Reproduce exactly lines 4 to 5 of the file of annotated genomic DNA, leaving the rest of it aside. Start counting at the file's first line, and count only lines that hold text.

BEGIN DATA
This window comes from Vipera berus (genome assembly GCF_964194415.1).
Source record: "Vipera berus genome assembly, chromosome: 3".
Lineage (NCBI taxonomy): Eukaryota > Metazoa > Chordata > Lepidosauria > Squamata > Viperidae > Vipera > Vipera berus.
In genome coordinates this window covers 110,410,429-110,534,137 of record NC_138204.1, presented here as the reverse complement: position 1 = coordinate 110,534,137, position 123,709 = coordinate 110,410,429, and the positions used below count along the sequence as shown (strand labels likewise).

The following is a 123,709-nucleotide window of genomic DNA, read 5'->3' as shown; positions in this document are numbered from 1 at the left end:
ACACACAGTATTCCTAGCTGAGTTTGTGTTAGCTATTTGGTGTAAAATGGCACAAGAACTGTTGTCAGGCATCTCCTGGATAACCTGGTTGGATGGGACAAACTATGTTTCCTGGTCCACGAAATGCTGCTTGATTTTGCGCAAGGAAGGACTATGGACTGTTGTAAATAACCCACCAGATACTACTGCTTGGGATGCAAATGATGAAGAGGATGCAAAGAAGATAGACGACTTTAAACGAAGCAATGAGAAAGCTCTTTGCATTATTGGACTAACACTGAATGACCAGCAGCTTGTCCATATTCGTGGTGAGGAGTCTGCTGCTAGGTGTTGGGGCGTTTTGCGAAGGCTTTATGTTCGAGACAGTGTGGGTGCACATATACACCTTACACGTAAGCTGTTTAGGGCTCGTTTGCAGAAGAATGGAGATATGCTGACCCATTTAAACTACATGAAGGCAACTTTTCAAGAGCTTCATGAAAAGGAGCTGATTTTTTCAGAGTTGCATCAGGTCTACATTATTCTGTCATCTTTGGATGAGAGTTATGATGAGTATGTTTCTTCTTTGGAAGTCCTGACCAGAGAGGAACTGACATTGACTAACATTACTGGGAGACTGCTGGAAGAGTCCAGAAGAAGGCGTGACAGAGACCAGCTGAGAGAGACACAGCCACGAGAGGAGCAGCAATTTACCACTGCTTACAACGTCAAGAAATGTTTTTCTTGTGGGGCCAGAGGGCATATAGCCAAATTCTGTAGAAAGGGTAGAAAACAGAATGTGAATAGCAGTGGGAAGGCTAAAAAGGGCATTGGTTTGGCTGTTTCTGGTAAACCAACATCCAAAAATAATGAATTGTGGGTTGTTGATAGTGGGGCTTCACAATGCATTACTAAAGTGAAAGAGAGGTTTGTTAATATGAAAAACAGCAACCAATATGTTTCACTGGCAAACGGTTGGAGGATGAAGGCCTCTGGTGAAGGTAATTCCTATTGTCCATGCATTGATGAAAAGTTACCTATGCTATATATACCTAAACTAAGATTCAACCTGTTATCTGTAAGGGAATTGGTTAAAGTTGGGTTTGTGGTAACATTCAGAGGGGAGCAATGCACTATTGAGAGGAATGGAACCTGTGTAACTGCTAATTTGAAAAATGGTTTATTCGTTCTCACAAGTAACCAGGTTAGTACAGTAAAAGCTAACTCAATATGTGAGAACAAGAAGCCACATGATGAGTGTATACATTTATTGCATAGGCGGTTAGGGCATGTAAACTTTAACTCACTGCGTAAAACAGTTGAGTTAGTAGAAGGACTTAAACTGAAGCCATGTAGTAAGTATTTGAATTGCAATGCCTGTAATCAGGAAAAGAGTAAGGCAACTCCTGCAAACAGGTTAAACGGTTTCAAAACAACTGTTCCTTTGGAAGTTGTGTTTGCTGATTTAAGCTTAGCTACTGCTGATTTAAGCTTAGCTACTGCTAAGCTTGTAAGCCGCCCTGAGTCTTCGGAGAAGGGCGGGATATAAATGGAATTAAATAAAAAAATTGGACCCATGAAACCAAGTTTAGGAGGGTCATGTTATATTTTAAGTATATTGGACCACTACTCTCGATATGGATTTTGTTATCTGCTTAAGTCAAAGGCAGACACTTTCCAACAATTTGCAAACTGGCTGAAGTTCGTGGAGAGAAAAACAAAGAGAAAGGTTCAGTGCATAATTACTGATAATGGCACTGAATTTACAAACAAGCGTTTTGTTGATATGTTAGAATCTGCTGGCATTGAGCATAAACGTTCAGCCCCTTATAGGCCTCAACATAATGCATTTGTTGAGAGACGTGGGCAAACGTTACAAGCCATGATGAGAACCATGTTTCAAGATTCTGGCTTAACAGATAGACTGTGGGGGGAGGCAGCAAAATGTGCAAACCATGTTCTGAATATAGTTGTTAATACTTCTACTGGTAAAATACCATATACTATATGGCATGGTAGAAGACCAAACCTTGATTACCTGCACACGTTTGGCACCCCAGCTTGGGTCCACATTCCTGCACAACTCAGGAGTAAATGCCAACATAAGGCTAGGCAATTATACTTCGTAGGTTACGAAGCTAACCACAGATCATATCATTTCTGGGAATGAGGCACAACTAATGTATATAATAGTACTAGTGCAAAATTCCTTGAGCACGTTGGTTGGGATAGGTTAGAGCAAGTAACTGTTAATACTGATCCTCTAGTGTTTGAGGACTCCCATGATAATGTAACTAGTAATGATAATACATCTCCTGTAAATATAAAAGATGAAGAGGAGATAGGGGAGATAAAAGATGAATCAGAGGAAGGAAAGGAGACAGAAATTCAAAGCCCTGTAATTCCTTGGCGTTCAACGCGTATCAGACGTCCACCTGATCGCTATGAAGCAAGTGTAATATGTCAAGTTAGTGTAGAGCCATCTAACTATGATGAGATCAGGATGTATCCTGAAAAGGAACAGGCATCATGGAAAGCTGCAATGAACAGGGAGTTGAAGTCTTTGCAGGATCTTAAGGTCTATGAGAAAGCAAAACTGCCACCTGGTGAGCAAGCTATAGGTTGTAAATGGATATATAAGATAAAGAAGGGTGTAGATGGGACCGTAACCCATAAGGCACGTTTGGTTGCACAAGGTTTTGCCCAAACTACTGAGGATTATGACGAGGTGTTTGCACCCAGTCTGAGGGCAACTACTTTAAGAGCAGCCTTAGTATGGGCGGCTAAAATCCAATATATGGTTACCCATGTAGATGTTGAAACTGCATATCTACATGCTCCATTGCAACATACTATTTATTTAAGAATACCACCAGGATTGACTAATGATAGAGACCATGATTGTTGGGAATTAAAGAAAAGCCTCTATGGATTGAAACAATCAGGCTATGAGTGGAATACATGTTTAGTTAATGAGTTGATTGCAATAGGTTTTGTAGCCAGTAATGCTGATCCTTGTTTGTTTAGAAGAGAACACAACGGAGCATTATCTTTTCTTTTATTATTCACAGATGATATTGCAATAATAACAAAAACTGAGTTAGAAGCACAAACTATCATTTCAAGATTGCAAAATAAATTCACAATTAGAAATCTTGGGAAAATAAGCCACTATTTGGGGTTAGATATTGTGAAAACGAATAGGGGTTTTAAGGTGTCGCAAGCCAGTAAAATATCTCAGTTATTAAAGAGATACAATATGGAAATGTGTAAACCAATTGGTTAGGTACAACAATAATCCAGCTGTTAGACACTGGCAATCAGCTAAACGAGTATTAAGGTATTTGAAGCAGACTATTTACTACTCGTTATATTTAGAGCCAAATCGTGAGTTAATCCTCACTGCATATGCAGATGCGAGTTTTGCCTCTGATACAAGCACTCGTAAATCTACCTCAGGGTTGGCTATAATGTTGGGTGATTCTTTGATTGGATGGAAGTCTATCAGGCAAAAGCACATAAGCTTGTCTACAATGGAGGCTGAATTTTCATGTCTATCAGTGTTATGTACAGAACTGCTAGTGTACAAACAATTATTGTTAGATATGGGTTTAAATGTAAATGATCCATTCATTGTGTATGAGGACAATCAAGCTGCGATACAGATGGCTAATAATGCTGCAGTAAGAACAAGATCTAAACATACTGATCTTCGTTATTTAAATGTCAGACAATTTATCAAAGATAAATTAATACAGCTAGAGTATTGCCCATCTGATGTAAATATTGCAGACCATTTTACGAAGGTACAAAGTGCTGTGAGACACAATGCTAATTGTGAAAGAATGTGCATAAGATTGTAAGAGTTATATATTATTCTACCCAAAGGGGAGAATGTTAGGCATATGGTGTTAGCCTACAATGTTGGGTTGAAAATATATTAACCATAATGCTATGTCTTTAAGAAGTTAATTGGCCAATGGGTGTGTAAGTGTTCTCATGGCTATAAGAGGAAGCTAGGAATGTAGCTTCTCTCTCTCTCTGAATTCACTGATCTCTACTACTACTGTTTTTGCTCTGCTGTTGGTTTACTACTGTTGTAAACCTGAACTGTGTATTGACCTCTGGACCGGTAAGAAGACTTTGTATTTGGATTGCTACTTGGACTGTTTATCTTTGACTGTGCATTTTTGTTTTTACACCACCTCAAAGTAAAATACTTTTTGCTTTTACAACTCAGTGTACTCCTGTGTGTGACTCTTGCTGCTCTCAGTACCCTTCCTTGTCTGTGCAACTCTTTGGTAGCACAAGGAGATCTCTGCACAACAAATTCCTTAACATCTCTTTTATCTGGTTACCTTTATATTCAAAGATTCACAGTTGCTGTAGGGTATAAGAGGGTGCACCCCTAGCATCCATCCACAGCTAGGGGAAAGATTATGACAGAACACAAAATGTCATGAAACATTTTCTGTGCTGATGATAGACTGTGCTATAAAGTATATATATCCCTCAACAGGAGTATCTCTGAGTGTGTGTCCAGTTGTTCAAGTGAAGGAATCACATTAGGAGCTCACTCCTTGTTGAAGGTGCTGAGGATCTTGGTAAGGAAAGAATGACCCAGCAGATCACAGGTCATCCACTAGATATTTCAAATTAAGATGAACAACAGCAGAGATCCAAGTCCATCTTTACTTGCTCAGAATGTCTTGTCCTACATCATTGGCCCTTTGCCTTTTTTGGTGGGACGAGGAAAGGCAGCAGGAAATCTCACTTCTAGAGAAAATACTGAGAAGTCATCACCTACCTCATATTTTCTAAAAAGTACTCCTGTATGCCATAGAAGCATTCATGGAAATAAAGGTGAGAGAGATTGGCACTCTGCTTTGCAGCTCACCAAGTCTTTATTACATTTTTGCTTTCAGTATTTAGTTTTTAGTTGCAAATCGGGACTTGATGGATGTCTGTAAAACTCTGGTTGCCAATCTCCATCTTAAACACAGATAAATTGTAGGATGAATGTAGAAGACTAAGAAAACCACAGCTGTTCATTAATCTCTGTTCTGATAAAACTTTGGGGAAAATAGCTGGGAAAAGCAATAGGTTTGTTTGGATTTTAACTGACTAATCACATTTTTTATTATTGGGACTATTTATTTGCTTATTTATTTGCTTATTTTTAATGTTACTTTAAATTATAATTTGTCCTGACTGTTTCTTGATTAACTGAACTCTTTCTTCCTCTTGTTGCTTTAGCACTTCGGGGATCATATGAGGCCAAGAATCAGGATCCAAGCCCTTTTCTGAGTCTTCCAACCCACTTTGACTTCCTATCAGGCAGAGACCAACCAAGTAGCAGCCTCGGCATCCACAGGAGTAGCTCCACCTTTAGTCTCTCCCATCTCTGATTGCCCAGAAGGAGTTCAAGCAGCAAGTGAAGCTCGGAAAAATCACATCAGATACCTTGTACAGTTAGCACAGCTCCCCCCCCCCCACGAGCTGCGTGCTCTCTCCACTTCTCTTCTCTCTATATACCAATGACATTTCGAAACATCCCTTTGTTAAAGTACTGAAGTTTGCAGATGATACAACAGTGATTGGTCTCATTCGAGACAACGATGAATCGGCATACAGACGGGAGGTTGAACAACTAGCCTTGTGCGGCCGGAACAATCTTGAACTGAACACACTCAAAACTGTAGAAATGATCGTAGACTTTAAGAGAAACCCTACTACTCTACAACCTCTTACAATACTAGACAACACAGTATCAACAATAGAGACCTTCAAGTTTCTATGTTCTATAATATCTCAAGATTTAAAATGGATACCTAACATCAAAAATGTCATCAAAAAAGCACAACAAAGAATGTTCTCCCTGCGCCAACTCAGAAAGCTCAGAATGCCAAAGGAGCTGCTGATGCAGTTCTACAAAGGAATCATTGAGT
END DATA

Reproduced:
In genome coordinates this window covers 110,410,429-110,534,137 of record NC_138204.1, presented here as the reverse complement: position 1 = coordinate 110,534,137, position 123,709 = coordinate 110,410,429, and the positions used below count along the sequence as shown (strand labels likewise).

The following is a 123,709-nucleotide window of genomic DNA, read 5'->3' as shown; positions in this document are numbered from 1 at the left end: